Thursday, February 10, 2011

Palm printing in the hands of the senate

Sen. Sander Rue
Embracing new crime fighting technology, Sen. Sander Rue, R-Rio Rancho is sponsoring a measure requested by law enforcement agencies to help them catch and arrest more criminals.

SB 102, which has already passed the Senate Judiciary Committee, requires anyone who is arrested to submit to having their palm print impression recorded in addition to being fingerprinted during jail booking.

“Everyone seems to be fascinated with Criminal Scene Investigations (CSI) that use the latest and greatest to solve crimes,” Sen. Rue said. “Let’s use more of it to solve crimes in New Mexico.”

The bill requires anyone arrested to have their palm print impressions taken in addition to being fingerprinted when they are booked into jail.

“By using the latest technology at crime scenes, a lot of good palm prints can be lifted while only partial fingerprints might be detected and might not be readable,” Senator Rue said. “This bill requires that palm prints are also taken at the time of booking an alleged criminal so they can be stored digitally and used to crack more crimes. Having digital palm prints on file increases the odds of tying a particular person to the crime scene.”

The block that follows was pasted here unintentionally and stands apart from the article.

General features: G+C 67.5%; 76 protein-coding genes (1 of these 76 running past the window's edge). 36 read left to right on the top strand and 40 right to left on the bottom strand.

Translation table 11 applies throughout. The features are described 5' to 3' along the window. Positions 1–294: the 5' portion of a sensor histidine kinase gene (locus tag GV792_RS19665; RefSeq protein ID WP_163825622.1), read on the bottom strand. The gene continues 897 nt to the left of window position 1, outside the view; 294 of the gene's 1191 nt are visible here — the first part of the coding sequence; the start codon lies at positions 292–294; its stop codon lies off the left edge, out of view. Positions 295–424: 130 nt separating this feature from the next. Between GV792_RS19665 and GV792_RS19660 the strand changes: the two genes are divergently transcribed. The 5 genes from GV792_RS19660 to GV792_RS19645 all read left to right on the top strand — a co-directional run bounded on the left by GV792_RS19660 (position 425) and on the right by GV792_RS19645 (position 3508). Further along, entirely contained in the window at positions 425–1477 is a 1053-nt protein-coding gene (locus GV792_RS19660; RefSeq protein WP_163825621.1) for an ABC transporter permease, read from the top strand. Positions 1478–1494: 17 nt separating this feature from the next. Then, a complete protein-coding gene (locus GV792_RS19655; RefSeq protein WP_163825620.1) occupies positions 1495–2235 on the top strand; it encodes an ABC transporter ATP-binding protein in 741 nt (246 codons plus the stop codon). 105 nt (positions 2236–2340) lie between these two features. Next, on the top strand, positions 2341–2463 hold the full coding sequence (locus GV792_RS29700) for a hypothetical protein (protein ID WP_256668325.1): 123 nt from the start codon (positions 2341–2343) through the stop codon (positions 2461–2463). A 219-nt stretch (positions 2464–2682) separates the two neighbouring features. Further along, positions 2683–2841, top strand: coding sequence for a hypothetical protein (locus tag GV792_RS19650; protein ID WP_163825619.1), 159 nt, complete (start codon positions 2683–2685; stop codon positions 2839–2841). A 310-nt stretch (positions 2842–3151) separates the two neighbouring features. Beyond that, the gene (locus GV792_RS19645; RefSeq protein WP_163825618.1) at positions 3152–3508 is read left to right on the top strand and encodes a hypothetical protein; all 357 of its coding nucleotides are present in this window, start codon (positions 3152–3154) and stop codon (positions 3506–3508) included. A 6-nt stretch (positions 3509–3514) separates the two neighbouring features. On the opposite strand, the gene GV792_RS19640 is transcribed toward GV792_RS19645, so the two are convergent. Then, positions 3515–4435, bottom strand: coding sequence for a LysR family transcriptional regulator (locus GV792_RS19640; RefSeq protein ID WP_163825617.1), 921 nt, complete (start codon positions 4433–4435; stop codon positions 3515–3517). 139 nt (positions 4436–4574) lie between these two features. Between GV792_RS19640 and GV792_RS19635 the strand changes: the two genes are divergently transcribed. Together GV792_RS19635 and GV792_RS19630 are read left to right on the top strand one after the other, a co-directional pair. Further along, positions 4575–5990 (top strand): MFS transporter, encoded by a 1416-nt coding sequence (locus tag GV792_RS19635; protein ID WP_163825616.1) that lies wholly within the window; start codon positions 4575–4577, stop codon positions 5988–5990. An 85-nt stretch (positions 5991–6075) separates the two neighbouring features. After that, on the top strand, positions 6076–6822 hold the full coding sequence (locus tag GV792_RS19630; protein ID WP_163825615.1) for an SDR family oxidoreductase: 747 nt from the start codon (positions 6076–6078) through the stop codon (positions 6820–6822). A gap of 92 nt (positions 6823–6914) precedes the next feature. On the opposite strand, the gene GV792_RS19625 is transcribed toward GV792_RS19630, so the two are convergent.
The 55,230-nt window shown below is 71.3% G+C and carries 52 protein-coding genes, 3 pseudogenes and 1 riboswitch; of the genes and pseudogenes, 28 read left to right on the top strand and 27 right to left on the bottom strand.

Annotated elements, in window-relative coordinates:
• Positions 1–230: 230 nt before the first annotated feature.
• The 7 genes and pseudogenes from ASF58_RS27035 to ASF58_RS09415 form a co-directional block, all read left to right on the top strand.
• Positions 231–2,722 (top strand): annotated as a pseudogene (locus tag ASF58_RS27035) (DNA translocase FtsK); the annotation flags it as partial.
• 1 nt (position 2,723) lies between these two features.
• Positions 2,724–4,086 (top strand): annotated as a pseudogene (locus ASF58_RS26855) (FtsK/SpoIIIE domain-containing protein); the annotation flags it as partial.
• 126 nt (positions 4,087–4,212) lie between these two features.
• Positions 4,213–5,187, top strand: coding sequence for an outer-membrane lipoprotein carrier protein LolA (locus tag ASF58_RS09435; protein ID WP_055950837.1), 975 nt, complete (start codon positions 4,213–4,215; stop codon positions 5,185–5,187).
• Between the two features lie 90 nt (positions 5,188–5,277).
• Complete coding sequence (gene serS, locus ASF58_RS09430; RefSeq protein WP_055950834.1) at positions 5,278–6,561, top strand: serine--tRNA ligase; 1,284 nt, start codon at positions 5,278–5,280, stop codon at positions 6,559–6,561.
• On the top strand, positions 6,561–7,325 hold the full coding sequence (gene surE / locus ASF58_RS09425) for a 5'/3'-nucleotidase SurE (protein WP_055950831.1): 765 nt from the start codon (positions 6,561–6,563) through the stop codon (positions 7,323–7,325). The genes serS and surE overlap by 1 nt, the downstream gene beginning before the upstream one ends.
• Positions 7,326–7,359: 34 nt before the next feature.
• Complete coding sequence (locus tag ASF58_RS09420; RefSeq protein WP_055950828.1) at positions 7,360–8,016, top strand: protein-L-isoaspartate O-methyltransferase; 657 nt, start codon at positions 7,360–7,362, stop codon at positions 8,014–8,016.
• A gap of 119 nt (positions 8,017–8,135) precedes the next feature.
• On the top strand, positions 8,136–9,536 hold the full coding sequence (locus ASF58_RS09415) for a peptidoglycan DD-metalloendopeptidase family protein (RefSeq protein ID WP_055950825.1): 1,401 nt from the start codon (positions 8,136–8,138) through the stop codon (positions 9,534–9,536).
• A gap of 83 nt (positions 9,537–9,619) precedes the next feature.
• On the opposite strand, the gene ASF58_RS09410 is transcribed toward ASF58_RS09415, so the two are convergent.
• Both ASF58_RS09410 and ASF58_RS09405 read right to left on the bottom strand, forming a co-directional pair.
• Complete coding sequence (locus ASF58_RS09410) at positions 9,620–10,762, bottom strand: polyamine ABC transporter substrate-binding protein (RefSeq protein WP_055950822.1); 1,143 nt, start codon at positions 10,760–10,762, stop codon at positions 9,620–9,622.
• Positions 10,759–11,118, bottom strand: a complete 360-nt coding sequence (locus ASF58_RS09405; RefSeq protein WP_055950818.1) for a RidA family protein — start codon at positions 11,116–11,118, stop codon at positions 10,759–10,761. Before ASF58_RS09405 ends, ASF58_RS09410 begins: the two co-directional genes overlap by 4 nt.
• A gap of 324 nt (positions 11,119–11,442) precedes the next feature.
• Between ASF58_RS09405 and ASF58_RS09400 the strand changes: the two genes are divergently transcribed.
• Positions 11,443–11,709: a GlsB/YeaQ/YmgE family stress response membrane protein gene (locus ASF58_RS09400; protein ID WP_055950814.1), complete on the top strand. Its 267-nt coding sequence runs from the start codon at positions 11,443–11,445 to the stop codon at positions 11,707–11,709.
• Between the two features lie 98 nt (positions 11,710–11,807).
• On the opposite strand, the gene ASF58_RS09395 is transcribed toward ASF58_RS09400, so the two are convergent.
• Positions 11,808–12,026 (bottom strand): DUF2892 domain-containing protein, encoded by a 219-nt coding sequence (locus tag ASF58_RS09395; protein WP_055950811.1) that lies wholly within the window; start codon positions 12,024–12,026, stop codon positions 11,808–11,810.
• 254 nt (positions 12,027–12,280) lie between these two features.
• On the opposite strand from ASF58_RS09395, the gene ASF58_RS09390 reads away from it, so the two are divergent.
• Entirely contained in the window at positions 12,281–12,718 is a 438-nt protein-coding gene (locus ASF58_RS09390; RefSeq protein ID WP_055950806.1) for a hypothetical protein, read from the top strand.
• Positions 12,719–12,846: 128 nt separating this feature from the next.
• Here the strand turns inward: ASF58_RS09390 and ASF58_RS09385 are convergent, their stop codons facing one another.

Since the digital palm prints would remain on file, along with the booking sheet, they can be used to match against latent or hidden prints left at crime scenes, thus giving investigators an increased chance of matching ‘latent’ against existing digital fingerprint/palm print files.

The legislation seeks to amends 29-3-8 NMSA 1978 to add palm printing to the fingerprinting process conducted by law enforcement agencies as a part of a booking subsequent to a felony arrest. The bill adds “palm print” or “palm printing” to every mention of fingerprint or fingerprinting in 29-3-8 NMSA 1978.

The Administrative Office of the Courts (AOC) indicates that the requirement of palm printing in addition to fingerprinting in association with arrests is a trend throughout the country and simply requires that a palm print impression of each hand be added to the 10-print fingerprinting process.

Senator Rue said because DPS is now gathering and storing palm prints, DPS processes will not change. Many law enforcement agencies are already collecting palm prints so impact on law enforcement should be minimal since palm printing as an adjunct to fingerprinting takes very little time, and requires less expertise than fingerprinting.”

Source: Senate Leadership office

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